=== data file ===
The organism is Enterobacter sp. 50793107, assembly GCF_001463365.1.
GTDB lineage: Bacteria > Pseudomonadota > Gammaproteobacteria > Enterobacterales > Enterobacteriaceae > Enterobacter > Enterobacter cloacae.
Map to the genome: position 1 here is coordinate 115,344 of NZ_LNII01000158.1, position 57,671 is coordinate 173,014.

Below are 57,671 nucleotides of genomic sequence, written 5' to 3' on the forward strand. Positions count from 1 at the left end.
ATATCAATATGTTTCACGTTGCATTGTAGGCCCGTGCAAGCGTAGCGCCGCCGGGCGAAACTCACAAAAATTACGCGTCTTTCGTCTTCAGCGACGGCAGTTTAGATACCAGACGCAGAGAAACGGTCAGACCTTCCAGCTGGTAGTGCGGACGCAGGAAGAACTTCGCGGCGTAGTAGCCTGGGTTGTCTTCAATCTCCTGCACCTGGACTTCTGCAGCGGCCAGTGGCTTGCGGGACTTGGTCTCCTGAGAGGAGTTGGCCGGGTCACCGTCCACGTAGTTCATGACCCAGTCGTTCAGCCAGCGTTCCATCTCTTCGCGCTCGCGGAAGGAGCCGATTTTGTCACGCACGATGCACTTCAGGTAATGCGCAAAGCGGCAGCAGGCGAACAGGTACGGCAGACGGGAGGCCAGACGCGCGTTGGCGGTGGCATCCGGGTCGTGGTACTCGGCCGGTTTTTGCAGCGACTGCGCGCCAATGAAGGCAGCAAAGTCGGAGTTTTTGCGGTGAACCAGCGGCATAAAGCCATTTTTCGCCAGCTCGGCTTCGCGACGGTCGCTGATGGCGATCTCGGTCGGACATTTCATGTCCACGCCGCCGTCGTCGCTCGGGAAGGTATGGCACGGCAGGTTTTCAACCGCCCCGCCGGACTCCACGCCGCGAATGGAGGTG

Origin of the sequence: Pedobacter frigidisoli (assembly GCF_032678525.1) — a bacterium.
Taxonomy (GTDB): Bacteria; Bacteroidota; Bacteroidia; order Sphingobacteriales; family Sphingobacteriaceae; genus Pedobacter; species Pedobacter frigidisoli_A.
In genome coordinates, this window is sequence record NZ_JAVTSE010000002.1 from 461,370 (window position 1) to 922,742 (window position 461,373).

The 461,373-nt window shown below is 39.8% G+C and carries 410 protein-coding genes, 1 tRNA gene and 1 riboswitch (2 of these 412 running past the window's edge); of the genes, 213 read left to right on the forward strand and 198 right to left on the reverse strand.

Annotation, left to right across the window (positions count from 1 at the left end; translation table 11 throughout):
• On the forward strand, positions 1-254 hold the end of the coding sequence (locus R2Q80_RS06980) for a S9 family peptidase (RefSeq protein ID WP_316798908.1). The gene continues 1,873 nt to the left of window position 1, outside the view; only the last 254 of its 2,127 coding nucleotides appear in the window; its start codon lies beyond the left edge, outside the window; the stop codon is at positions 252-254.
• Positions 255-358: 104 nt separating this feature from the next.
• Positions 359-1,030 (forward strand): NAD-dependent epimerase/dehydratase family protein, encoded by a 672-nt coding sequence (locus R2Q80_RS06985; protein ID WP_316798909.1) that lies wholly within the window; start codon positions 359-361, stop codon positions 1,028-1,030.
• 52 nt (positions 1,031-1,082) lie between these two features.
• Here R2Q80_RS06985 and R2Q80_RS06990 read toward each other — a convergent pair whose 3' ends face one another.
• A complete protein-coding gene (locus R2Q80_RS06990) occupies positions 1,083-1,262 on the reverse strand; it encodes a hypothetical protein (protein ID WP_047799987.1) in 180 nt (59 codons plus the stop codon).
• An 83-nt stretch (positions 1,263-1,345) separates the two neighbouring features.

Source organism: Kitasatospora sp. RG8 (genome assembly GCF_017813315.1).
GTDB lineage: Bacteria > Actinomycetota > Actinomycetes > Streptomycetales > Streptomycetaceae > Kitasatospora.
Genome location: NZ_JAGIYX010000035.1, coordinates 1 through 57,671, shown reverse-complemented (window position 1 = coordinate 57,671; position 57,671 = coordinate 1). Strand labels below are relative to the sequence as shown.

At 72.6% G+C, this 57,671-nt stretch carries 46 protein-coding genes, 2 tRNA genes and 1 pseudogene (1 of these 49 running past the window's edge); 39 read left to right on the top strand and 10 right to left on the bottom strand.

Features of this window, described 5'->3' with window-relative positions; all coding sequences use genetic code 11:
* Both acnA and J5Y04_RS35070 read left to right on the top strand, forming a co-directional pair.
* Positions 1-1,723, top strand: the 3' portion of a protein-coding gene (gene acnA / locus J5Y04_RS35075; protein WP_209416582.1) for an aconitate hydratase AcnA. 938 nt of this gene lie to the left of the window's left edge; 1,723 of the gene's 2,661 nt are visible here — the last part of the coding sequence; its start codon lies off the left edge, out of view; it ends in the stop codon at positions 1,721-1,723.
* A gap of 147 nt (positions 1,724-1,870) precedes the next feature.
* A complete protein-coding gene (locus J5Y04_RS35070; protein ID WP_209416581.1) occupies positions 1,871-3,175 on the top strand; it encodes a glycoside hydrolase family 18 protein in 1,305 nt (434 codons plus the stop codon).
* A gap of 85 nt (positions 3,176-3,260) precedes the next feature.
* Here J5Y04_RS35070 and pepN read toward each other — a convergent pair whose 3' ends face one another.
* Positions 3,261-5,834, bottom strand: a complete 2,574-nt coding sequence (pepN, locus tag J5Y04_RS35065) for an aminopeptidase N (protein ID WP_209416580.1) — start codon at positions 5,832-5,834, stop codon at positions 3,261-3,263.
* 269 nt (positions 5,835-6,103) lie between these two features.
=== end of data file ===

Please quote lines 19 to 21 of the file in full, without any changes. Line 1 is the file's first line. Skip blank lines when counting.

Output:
GTDB lineage: Bacteria > Actinomycetota > Actinomycetes > Streptomycetales > Streptomycetaceae > Kitasatospora.
Genome location: NZ_JAGIYX010000035.1, coordinates 1 through 57,671, shown reverse-complemented (window position 1 = coordinate 57,671; position 57,671 = coordinate 1). Strand labels below are relative to the sequence as shown.

At 72.6% G+C, this 57,671-nt stretch carries 46 protein-coding genes, 2 tRNA genes and 1 pseudogene (1 of these 49 running past the window's edge); 39 read left to right on the top strand and 10 right to left on the bottom strand.